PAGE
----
All UK schoolgirls vaccinated for cervical cancer
The UK government is starting its campaign to vaccinate young girls against a virus that causes cervical cancer, with Northern Ireland and Scotland already underway.
Social networking websites have already been targeted in an advertising campaign to encourage girls to have the jab which helps protect against 2 strains of the Human Papillomavirus (HPV), the sexually-transmitted infection responsible for over 90% of cervical cancer cases. The jab will protect against the 2 strains responsible for 70% of cervical cancer cases.
Schools have started vaccinating pupils aged 12 and 13 from this week onwards, with about 300,000 girls receiving the jab in England alone.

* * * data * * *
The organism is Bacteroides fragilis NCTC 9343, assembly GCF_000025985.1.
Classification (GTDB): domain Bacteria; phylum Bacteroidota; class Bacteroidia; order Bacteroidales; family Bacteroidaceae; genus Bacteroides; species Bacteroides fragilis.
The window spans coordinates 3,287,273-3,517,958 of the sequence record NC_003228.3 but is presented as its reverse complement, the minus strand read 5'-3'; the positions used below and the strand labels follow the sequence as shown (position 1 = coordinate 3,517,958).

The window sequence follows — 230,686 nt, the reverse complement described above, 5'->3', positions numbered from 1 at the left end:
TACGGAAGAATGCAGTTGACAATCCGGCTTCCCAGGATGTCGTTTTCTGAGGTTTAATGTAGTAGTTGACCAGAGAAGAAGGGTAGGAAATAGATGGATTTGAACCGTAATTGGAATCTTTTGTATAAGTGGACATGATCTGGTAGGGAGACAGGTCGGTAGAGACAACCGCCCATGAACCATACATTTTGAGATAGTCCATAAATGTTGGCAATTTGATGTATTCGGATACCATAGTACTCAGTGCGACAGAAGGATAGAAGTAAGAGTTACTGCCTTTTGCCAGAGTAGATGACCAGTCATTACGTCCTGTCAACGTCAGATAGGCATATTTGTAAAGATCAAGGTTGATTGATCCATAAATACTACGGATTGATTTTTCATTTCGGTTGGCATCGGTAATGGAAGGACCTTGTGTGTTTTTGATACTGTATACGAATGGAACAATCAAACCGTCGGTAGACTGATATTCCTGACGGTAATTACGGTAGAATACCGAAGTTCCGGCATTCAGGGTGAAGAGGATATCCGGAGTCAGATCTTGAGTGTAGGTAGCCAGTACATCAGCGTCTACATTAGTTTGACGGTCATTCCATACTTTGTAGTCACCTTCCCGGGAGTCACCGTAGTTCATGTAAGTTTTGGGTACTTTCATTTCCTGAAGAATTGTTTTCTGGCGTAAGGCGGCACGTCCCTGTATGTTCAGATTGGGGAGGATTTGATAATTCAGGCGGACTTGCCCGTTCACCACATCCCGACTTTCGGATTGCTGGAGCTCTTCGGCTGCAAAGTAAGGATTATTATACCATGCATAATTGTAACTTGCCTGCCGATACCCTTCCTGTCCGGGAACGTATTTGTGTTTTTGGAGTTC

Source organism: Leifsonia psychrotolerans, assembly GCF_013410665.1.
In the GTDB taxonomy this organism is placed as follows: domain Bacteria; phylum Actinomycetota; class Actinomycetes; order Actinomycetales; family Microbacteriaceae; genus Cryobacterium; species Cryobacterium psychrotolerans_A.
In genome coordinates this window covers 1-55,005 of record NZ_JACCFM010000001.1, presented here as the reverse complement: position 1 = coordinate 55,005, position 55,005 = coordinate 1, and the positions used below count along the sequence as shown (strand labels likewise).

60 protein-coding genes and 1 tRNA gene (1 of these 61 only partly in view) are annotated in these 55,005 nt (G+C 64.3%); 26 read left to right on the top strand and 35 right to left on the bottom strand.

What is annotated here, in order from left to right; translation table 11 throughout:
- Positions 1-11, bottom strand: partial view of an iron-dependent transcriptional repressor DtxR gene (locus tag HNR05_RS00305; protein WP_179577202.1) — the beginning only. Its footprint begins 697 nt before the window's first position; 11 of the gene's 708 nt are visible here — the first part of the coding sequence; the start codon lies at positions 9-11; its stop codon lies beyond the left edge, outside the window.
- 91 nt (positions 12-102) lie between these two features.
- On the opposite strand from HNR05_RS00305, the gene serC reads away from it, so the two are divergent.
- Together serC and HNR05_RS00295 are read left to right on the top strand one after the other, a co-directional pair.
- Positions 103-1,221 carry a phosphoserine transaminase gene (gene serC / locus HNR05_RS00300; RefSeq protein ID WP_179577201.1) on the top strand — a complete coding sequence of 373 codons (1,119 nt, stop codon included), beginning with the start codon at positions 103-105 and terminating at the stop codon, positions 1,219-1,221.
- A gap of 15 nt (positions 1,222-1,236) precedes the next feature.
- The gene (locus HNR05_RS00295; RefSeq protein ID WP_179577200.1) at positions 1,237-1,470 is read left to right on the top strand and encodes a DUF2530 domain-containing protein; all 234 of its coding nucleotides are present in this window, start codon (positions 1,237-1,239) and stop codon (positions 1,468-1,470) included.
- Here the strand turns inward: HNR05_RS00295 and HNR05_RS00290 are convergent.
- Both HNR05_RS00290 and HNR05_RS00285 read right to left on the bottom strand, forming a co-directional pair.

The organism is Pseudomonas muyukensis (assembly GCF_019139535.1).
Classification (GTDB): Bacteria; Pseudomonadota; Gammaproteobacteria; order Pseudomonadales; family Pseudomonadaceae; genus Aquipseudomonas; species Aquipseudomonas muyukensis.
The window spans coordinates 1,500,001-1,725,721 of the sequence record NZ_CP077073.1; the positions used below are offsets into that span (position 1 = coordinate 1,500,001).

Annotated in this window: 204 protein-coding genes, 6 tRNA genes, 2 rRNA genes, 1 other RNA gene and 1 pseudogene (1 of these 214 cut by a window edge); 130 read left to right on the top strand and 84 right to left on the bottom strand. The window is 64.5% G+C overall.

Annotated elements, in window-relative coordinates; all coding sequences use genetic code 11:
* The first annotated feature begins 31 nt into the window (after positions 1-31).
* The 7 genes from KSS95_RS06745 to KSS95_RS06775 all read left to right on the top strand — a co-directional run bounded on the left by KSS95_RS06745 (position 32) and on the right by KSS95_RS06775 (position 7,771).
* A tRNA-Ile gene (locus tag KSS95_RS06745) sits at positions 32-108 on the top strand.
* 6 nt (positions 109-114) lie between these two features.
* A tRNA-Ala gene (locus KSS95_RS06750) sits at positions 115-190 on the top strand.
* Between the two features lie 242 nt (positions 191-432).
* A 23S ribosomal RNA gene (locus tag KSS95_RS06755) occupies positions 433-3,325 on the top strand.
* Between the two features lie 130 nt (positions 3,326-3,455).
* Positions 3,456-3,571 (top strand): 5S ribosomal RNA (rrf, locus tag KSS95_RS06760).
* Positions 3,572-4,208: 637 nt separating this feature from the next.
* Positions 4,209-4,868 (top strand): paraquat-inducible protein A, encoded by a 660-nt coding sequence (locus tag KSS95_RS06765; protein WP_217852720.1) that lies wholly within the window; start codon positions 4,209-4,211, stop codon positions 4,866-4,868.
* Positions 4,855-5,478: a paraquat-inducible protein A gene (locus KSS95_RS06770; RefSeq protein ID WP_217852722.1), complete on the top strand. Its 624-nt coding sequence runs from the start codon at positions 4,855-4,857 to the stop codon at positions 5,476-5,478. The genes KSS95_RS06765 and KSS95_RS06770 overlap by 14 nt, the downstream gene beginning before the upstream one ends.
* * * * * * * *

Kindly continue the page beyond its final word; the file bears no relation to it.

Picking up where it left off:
By July 2011, more than two million girls will have been offered the vaccine, including those up to the age of 18 as part of a catch-up programme.
The UK government's campaign for England, which is launched later, includes online, press, TV and radio advertising.
A series of roadshows will also be held in shopping centres across the country.
The government's main campaign will run this month and next, with some follow-up advertising in February to remind girls not to miss their third and final injection.
Girls aged 17 and 18, who form part of the catch-up programme, will be the target of a different advertising campaign in October.
Cervical cancer accounts for around 1,000 deaths a year in the UK.
The campaign starts in the same week that the World Health Organisation (WHO) and the International Union Against Cancer (UICC) called for the vaccine to be made available in Less Economically Developed Countries